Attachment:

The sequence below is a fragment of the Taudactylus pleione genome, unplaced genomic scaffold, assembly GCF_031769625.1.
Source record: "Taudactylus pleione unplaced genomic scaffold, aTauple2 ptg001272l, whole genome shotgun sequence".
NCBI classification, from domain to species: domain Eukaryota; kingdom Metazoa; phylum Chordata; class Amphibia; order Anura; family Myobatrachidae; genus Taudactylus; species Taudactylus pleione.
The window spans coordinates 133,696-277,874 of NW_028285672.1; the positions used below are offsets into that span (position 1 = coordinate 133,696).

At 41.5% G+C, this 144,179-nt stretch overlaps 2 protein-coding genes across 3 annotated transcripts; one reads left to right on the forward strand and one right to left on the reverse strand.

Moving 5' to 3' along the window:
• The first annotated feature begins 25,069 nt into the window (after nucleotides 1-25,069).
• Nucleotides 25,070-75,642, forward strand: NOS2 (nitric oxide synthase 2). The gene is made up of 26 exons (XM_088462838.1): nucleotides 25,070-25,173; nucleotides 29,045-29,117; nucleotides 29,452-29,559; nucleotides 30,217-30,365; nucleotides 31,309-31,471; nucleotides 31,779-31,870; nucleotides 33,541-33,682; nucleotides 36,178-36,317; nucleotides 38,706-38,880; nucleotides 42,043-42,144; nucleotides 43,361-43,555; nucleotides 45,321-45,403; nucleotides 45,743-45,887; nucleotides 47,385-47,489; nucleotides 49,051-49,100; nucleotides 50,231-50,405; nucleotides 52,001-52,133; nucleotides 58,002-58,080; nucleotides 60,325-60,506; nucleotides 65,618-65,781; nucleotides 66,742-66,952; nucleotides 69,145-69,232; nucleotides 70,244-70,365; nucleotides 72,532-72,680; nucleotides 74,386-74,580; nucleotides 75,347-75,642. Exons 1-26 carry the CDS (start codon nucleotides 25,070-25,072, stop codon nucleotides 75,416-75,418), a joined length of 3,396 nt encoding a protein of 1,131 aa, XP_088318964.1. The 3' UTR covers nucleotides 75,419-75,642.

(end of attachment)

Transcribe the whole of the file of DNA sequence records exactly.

The sequence below is a fragment of the Taudactylus pleione genome, unplaced genomic scaffold, assembly GCF_031769625.1.
Source record: "Taudactylus pleione unplaced genomic scaffold, aTauple2 ptg001272l, whole genome shotgun sequence".
NCBI classification, from domain to species: domain Eukaryota; kingdom Metazoa; phylum Chordata; class Amphibia; order Anura; family Myobatrachidae; genus Taudactylus; species Taudactylus pleione.
The window spans coordinates 133,696-277,874 of NW_028285672.1; the positions used below are offsets into that span (position 1 = coordinate 133,696).

At 41.5% G+C, this 144,179-nt stretch overlaps 2 protein-coding genes across 3 annotated transcripts; one reads left to right on the forward strand and one right to left on the reverse strand.

Moving 5' to 3' along the window:
• The first annotated feature begins 25,069 nt into the window (after nucleotides 1-25,069).
• Nucleotides 25,070-75,642, forward strand: NOS2 (nitric oxide synthase 2). The gene is made up of 26 exons (XM_088462838.1): nucleotides 25,070-25,173; nucleotides 29,045-29,117; nucleotides 29,452-29,559; nucleotides 30,217-30,365; nucleotides 31,309-31,471; nucleotides 31,779-31,870; nucleotides 33,541-33,682; nucleotides 36,178-36,317; nucleotides 38,706-38,880; nucleotides 42,043-42,144; nucleotides 43,361-43,555; nucleotides 45,321-45,403; nucleotides 45,743-45,887; nucleotides 47,385-47,489; nucleotides 49,051-49,100; nucleotides 50,231-50,405; nucleotides 52,001-52,133; nucleotides 58,002-58,080; nucleotides 60,325-60,506; nucleotides 65,618-65,781; nucleotides 66,742-66,952; nucleotides 69,145-69,232; nucleotides 70,244-70,365; nucleotides 72,532-72,680; nucleotides 74,386-74,580; nucleotides 75,347-75,642. Exons 1-26 carry the CDS (start codon nucleotides 25,070-25,072, stop codon nucleotides 75,416-75,418), a joined length of 3,396 nt encoding a protein of 1,131 aa, XP_088318964.1. The 3' UTR covers nucleotides 75,419-75,642.